On 24th March 2020, the UK government suspended enforcement of the gender pay gap reporting deadline of 5th April. As of today, just under 50% of employers have reported their 2019 gender pay gap figures. Despite this shortfall, I have used statistical imputation methods to calculate that the median gender pay gap narrowed in 2019 from 9.6 pence in the pound to 9.0-9.2 pence in the pound.
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In April, I was asked to analyse the trends in UK gender pay gaps over the 3 years of mandatory reporting from 2017 to 2019 for Practical Law. They were interested in 7 customised sectors and the links to these can be found in this post.
This post was updated on 3rd June 2020 with the latest data
Update 5/4/20 – On 24th March, the government suspended enforcement of the deadline for reporting 2019 gender pay gaps due to the coronavirus outbreak. As of now, Only 40% of employers have reported their 2019 data. Employers are still required to report 2019 data but will not be punished for being late in doing so.
The government requires all organisations employing 250 or more employees to submit gender pay gap data. All data is available to the public and can be found on the government’s gender pay gap website. I have downloaded this data and created a spreadsheet tool to present the data in a more user-friendly and visual format.
This post and the calculator was updated on 24th June 2020
If you are responsible for uploading your gender pay gap figures to the government’s portal, you may want to be sure that your figures are correct. I have analysed the 2017 data and I have identified that between 10-20% of organisations have submitted incorrect data. In most cases, this is because the existing government guidance for your calculations is poorly written and is open to misinterpretation.
Until the government rewrites its guidance to make it easier to understand, why not download my free spreadsheet which will do all the calculations for you?
Updated on 14th May 2020. New and modified links are italicised.
The Coronavirus Pandemic is a worldwide challenge many of us will have not experienced before. It is natural to want to seek information on the risks and in our world today, it has never been easier to find data, analyses and opinions. Unfortunately, a lot of what you will read out there is either unhelpful or actively misleading. As an independent statistician with 30 years experience of explaining statistics to non-statisticians, my contribution to this crisis will be to try and sort the good from the bad hence this post. [Read more…] about Coronavirus #1 – Useful Data and Links
April Fools day 2020 saw the hive mind of social media asking what the sample size should be to measure the extent of the Coronavirus in the UK. I could see that many people responding were reaching for standard methodologies which are usually are based on specifying a desired confidence interval. In doing so, they were overlooking a much more effective and relevant alternative based on the methodology of Acceptance Sampling, first developed by the US Military in World War 2.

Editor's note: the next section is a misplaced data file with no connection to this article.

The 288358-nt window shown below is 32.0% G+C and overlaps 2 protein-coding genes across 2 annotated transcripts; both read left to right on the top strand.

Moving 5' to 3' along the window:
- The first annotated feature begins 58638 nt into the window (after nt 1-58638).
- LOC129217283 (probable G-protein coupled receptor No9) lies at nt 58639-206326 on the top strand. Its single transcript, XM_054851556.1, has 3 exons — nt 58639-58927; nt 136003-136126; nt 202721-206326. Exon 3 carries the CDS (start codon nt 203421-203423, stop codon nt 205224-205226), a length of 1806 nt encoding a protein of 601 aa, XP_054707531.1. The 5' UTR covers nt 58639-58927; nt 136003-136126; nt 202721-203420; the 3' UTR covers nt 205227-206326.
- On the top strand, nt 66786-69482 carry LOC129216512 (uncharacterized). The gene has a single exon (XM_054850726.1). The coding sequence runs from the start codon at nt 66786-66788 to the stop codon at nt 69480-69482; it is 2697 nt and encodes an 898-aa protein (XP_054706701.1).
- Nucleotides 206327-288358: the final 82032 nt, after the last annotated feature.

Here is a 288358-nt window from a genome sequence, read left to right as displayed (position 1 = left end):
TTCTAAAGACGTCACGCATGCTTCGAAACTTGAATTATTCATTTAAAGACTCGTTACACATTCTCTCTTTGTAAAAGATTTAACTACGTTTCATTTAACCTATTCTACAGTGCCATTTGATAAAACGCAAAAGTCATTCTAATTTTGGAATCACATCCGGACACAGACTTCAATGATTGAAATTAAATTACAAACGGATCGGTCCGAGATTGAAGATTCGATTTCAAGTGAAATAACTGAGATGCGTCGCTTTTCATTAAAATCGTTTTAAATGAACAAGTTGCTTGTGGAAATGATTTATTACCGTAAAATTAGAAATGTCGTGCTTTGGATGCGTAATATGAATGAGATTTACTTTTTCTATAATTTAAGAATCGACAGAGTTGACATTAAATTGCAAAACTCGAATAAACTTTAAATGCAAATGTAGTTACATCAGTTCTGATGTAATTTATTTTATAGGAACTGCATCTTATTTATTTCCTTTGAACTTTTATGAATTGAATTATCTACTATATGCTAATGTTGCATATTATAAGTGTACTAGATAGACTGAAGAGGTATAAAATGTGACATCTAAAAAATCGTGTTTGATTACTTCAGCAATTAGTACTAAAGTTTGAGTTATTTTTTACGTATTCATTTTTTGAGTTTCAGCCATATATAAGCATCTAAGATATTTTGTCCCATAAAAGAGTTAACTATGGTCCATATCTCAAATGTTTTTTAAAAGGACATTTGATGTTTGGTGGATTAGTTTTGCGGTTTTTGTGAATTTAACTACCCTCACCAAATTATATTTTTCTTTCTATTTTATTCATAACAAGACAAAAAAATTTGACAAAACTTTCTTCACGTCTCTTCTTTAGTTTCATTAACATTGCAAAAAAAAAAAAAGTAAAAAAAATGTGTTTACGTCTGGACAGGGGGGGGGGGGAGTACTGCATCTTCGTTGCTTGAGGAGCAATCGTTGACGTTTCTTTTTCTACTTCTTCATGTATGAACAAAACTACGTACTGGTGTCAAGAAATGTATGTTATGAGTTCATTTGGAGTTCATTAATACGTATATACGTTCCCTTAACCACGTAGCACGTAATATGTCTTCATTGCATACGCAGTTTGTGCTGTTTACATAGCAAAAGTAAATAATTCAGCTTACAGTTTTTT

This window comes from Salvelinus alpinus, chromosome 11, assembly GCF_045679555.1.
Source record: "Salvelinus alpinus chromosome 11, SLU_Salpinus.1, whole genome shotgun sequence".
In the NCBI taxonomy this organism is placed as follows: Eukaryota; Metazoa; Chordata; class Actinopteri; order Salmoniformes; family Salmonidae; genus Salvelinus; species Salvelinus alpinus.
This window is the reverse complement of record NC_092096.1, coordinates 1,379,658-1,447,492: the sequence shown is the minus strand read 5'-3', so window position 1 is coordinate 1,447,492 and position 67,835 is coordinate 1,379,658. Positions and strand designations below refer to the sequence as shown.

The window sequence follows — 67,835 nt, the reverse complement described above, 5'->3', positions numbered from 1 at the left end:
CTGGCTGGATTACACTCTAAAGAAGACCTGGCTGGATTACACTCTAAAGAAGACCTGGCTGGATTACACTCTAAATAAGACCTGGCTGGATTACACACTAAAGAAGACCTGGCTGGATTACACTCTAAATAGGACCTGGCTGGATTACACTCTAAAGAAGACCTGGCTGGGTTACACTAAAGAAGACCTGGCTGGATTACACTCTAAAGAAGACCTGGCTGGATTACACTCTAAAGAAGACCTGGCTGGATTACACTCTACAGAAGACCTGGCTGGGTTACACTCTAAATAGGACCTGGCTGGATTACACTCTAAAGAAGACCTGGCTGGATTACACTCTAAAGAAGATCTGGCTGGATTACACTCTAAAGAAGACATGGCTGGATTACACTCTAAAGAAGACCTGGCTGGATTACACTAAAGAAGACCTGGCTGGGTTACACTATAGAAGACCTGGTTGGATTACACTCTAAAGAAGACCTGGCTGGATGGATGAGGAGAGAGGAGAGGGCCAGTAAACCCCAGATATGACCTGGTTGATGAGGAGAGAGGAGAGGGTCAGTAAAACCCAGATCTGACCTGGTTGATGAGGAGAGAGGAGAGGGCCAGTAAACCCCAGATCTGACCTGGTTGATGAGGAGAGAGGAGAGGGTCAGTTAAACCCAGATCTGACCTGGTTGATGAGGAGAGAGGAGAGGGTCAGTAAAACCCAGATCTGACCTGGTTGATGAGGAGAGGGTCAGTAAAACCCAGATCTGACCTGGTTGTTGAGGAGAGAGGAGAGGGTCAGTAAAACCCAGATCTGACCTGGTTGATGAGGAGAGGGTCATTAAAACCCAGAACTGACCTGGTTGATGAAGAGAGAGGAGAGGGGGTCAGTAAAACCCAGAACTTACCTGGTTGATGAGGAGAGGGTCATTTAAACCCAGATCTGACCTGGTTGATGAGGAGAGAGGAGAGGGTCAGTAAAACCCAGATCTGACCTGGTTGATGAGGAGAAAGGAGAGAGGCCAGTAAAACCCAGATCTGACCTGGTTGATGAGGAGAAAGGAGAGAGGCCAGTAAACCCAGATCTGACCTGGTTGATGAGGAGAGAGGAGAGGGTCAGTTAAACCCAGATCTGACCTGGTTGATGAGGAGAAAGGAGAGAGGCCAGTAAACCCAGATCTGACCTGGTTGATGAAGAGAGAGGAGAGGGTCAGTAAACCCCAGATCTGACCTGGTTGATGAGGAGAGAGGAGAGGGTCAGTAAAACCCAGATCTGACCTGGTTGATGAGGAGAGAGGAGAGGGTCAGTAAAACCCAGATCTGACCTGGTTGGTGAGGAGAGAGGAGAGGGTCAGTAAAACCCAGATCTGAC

Recently, a lot of people have been making incorrect claims about what a gender pay gap tells you. I have been pointing out these errors but in doing so, I am conscious I come across as a pedant or a negative voice. The problem is that the official gender pay gap measure (the difference between the median man and the median woman) is just a single number and that single number does not capture the full nuance of what is going on. I have decided it is time to introduce the Gender Pay Fingerprint to the world as an alternative and going forward, I will be encouraging people to use this instead.
The BBC presenter Samira Ahmed has won her claim for equal pay at the employment tribunal. She successfully claimed that Jeremy Vine was an appropriate comparator for her pay. She is not the only female presenter to make a claim with over 50 more claims under consideration at present. Assuming that these are all successful, will these have any effect on the BBC’s gender pay gap for 2019 of 7p in the pound?
On 5th February 2020, Baroness Prosser laid a bill in the House of Lords which calls for the introduction of ethnicity pay gap reporting in addition to a number of other initiatives. Last year I explained why ethnicity pay gap reporting cannot follow the same process as gender pay gap reporting so now is the time to explore how ethnicity pay gap reporting could be carried out.
The 14th November 2019 is being incorrectly marked as Equal Pay Day in the UK by the Fawcett Society. By having a campaign name that conflates equal pay issues with the gender pay gap, the Fawcett Society runs the risk of misleading men and women in the UK in their understanding of what these two concepts mean.
If you care about statistics being used correctly then please lobby the Fawcett Society to rename this as Gender Pay Gap day instead.
If you care about issues to do with Equal Pay, then please support the #MeTooPay campaign instead. This is a new campaign, led by Dame Moya Greene, who are explicit about the distinction and are saying, quite rightly, that with the 50th anniversary of the Equal Pay Act taking place next year, cases of unequal pay should not be happening in this day and age.